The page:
Locket with the eye of a loved one
Fortunately, drawn. "Eye miniatures" were thin watercolor miniatures on ivory or thick paper, protected by glass or transparent semi-precious stone. The eyes of dear people could look from brooches and rings, hide in medallions and on the inside of the box lid. They were a fashionable accessory among the aristocrats of Europe and Russia in the 18th - 19th centuries. It is believed that they appeared thanks to the sad love story of the Prince of Wales and Mrs. Mary Ann Fitzgerbert, his morganatic wife. In an effort to preserve the anonymity of his beloved, he ordered a portrait of her eye and carried it with him without taking it off. Subsequently, such decorations were no longer intended to keep the identity of the object of sighing a secret - for example, Queen Victoria ordered "eye portraits" of her children, friends and relatives.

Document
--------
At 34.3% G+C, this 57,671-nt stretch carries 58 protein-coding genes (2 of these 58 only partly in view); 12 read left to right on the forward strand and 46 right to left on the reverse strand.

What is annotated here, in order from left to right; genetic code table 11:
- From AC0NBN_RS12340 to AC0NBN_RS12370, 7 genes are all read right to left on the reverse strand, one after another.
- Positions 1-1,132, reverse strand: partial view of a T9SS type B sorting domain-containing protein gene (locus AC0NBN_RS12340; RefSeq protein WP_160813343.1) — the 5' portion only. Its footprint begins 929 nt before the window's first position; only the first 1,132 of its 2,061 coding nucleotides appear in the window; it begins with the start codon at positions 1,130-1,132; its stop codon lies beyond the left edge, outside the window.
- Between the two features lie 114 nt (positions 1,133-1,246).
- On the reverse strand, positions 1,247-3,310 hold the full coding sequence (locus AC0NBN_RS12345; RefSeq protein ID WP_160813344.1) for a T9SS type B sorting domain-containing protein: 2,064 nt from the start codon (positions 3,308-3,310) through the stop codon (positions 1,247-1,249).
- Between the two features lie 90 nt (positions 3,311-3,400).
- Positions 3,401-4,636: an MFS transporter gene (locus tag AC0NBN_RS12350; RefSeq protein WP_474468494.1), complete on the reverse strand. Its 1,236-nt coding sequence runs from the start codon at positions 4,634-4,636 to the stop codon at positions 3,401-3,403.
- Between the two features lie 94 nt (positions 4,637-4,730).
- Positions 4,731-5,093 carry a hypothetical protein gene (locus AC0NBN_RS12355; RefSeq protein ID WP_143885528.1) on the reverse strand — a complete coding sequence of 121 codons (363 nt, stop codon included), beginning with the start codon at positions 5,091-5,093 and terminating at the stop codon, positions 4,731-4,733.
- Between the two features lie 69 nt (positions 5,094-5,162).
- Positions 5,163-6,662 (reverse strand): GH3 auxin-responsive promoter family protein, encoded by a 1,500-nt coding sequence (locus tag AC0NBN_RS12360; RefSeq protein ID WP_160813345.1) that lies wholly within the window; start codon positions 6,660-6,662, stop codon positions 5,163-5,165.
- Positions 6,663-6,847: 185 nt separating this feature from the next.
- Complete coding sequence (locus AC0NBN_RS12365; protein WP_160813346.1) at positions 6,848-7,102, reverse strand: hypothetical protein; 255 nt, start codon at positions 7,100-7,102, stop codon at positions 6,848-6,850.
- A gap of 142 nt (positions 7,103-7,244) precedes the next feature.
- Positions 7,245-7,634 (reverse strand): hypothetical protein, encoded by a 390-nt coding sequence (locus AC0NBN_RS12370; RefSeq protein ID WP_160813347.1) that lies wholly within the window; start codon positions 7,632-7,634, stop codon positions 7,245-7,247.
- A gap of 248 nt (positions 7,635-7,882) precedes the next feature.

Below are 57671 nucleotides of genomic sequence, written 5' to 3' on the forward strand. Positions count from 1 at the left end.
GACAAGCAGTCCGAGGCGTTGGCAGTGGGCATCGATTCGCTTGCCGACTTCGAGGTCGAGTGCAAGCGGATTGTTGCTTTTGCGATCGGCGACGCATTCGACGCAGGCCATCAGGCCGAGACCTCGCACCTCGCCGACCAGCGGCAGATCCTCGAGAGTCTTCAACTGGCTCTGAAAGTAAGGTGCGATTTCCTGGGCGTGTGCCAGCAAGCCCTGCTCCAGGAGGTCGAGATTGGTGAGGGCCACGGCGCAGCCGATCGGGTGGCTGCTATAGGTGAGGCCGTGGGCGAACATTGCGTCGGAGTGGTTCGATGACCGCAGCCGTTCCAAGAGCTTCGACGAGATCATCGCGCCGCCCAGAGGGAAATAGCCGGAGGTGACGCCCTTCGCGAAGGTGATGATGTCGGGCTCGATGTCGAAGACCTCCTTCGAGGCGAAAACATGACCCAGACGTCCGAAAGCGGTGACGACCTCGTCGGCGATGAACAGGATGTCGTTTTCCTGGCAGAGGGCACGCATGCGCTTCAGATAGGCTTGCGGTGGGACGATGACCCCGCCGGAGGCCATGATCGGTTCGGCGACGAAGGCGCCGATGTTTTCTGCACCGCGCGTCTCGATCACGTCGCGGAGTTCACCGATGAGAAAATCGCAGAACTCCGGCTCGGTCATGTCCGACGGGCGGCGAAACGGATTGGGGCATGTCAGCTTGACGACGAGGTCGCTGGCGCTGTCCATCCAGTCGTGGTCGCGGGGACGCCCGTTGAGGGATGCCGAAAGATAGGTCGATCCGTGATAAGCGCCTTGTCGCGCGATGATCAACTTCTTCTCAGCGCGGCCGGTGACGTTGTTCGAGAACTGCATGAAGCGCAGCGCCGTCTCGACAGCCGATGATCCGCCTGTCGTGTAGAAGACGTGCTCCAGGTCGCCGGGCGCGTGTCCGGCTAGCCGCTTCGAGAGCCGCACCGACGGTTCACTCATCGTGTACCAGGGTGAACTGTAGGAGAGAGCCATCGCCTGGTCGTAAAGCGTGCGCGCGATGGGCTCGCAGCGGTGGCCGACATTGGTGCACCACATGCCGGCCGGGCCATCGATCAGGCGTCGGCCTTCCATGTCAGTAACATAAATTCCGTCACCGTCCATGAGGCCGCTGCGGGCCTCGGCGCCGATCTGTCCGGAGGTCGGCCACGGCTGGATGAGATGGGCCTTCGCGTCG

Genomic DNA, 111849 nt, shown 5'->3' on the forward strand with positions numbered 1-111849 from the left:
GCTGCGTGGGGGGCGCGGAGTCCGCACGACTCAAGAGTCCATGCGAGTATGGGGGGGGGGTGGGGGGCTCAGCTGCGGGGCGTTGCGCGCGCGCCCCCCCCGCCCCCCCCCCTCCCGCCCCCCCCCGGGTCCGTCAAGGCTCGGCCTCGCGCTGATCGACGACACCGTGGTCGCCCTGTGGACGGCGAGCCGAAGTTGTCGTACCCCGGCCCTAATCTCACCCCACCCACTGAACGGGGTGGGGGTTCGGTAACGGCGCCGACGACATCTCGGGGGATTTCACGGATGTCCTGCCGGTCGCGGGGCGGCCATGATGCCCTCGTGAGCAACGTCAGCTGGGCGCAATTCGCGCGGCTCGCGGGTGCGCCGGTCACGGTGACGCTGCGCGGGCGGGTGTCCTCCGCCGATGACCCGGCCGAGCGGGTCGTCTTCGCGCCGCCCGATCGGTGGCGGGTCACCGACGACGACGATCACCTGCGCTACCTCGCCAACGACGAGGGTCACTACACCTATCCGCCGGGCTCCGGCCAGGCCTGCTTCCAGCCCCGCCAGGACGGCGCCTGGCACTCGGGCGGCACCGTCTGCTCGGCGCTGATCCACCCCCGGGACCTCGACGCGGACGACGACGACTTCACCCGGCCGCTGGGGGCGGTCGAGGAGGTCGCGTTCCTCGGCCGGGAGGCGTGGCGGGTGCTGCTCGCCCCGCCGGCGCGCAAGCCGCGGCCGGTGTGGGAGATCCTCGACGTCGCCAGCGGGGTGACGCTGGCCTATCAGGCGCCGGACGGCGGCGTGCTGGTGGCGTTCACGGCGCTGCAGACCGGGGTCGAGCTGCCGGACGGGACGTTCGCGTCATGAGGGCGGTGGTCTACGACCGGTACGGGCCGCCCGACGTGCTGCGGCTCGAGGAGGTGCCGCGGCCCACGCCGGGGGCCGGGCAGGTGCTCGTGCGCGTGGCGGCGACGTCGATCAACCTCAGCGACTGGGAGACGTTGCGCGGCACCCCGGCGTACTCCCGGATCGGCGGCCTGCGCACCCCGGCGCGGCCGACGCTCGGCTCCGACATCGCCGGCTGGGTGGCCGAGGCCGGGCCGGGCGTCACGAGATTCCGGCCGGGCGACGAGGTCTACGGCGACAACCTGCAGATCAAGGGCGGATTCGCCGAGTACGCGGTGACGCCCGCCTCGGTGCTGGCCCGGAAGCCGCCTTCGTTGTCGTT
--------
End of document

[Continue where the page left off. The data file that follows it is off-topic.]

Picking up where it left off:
Oddly enough, men began to wear full-fledged trousers not so long ago, and in the Middle Ages they were content with two unstitched trousers, connected by a codpiece, or "shameless capsule" - a case for the genitals. Initially, the codpiece, which looks so provocative in old portraits, was intended to protect youthful innocence - the fashion required to shorten the outer garment to show the legs, but due to the absence of the middle seam on the trousers under the doublet (short caftan), a naked body was visible. The priests denounced such mods as wanting to seduce other men. However, codpieces quickly ceased to be a purely functional element - they were stuffed with cotton wool, acquiring impressive dimensions, and were richly decorated with gold thread, beads and pearls. Some gentlemen preferred to wear catheads in the shape of animal heads - to emphasize masculinity. Others, more practical, kept money in the codpiece.
And in continuation of the theme, a story about chasses, culottes, breeches, or How men's fashion has changed over the centuries.